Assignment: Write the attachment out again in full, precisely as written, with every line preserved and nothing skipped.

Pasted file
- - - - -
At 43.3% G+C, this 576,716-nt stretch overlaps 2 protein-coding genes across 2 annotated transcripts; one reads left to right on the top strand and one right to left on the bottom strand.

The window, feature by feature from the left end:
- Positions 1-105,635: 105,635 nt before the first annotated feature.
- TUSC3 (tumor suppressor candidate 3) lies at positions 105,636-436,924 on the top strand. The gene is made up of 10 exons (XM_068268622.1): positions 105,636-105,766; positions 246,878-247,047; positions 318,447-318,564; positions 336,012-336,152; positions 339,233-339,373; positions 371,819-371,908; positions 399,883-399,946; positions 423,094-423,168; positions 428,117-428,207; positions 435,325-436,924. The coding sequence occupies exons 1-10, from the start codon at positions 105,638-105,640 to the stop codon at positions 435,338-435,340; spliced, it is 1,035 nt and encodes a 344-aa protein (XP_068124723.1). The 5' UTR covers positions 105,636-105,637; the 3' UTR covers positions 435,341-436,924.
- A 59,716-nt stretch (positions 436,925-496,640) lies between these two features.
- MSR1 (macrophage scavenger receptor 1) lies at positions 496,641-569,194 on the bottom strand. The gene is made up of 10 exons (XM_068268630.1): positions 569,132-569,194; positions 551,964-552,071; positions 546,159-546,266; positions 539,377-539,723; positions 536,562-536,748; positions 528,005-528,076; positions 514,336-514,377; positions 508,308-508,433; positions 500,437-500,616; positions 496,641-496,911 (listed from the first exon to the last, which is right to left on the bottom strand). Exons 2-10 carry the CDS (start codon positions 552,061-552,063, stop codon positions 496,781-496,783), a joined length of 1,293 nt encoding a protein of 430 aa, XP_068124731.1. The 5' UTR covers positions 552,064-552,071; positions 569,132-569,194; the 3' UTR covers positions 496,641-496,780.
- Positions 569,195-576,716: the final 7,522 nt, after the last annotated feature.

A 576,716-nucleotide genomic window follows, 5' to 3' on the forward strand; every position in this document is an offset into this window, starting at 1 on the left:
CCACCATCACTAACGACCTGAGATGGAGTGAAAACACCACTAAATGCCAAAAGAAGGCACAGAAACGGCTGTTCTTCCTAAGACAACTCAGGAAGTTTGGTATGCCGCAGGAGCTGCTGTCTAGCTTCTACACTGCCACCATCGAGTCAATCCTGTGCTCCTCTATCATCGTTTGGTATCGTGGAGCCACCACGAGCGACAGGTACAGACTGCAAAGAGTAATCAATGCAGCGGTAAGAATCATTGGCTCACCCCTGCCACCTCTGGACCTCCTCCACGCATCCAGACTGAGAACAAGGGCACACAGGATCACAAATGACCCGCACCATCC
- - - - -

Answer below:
At 43.3% G+C, this 576,716-nt stretch overlaps 2 protein-coding genes across 2 annotated transcripts; one reads left to right on the top strand and one right to left on the bottom strand.

The window, feature by feature from the left end:
- Positions 1-105,635: 105,635 nt before the first annotated feature.
- TUSC3 (tumor suppressor candidate 3) lies at positions 105,636-436,924 on the top strand. The gene is made up of 10 exons (XM_068268622.1): positions 105,636-105,766; positions 246,878-247,047; positions 318,447-318,564; positions 336,012-336,152; positions 339,233-339,373; positions 371,819-371,908; positions 399,883-399,946; positions 423,094-423,168; positions 428,117-428,207; positions 435,325-436,924. The coding sequence occupies exons 1-10, from the start codon at positions 105,638-105,640 to the stop codon at positions 435,338-435,340; spliced, it is 1,035 nt and encodes a 344-aa protein (XP_068124723.1). The 5' UTR covers positions 105,636-105,637; the 3' UTR covers positions 435,341-436,924.
- A 59,716-nt stretch (positions 436,925-496,640) lies between these two features.
- MSR1 (macrophage scavenger receptor 1) lies at positions 496,641-569,194 on the bottom strand. The gene is made up of 10 exons (XM_068268630.1): positions 569,132-569,194; positions 551,964-552,071; positions 546,159-546,266; positions 539,377-539,723; positions 536,562-536,748; positions 528,005-528,076; positions 514,336-514,377; positions 508,308-508,433; positions 500,437-500,616; positions 496,641-496,911 (listed from the first exon to the last, which is right to left on the bottom strand). Exons 2-10 carry the CDS (start codon positions 552,061-552,063, stop codon positions 496,781-496,783), a joined length of 1,293 nt encoding a protein of 430 aa, XP_068124731.1. The 5' UTR covers positions 552,064-552,071; positions 569,132-569,194; the 3' UTR covers positions 496,641-496,780.
- Positions 569,195-576,716: the final 7,522 nt, after the last annotated feature.

A 576,716-nucleotide genomic window follows, 5' to 3' on the forward strand; every position in this document is an offset into this window, starting at 1 on the left:
CCACCATCACTAACGACCTGAGATGGAGTGAAAACACCACTAAATGCCAAAAGAAGGCACAGAAACGGCTGTTCTTCCTAAGACAACTCAGGAAGTTTGGTATGCCGCAGGAGCTGCTGTCTAGCTTCTACACTGCCACCATCGAGTCAATCCTGTGCTCCTCTATCATCGTTTGGTATCGTGGAGCCACCACGAGCGACAGGTACAGACTGCAAAGAGTAATCAATGCAGCGGTAAGAATCATTGGCTCACCCCTGCCACCTCTGGACCTCCTCCACGCATCCAGACTGAGAACAAGGGCACACAGGATCACAAATGACCCGCACCATCC